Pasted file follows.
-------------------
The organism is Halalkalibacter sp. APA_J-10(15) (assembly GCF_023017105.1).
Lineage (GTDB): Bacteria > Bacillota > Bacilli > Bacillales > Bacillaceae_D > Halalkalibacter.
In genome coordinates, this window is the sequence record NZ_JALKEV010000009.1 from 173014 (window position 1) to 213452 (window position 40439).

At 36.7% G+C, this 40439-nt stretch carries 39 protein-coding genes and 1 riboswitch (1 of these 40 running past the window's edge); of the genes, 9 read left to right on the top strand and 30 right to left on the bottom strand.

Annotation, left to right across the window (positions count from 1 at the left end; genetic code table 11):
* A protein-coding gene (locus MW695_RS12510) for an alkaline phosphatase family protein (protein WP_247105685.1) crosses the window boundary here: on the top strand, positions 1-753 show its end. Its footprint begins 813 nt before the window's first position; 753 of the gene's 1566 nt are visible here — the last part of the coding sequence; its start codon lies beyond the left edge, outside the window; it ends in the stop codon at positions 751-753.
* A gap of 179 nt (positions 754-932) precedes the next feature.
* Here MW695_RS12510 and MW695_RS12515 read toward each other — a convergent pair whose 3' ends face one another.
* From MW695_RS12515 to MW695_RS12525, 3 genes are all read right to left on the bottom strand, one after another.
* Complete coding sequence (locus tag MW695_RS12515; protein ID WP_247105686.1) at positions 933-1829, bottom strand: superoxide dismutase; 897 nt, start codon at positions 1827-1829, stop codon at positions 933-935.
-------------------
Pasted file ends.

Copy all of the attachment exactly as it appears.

The organism is Halalkalibacter sp. APA_J-10(15) (assembly GCF_023017105.1).
Lineage (GTDB): Bacteria > Bacillota > Bacilli > Bacillales > Bacillaceae_D > Halalkalibacter.
In genome coordinates, this window is the sequence record NZ_JALKEV010000009.1 from 173014 (window position 1) to 213452 (window position 40439).

At 36.7% G+C, this 40439-nt stretch carries 39 protein-coding genes and 1 riboswitch (1 of these 40 running past the window's edge); of the genes, 9 read left to right on the top strand and 30 right to left on the bottom strand.

Annotation, left to right across the window (positions count from 1 at the left end; genetic code table 11):
* A protein-coding gene (locus MW695_RS12510) for an alkaline phosphatase family protein (protein WP_247105685.1) crosses the window boundary here: on the top strand, positions 1-753 show its end. Its footprint begins 813 nt before the window's first position; 753 of the gene's 1566 nt are visible here — the last part of the coding sequence; its start codon lies beyond the left edge, outside the window; it ends in the stop codon at positions 751-753.
* A gap of 179 nt (positions 754-932) precedes the next feature.
* Here MW695_RS12510 and MW695_RS12515 read toward each other — a convergent pair whose 3' ends face one another.
* From MW695_RS12515 to MW695_RS12525, 3 genes are all read right to left on the bottom strand, one after another.
* Complete coding sequence (locus tag MW695_RS12515; protein ID WP_247105686.1) at positions 933-1829, bottom strand: superoxide dismutase; 897 nt, start codon at positions 1827-1829, stop codon at positions 933-935.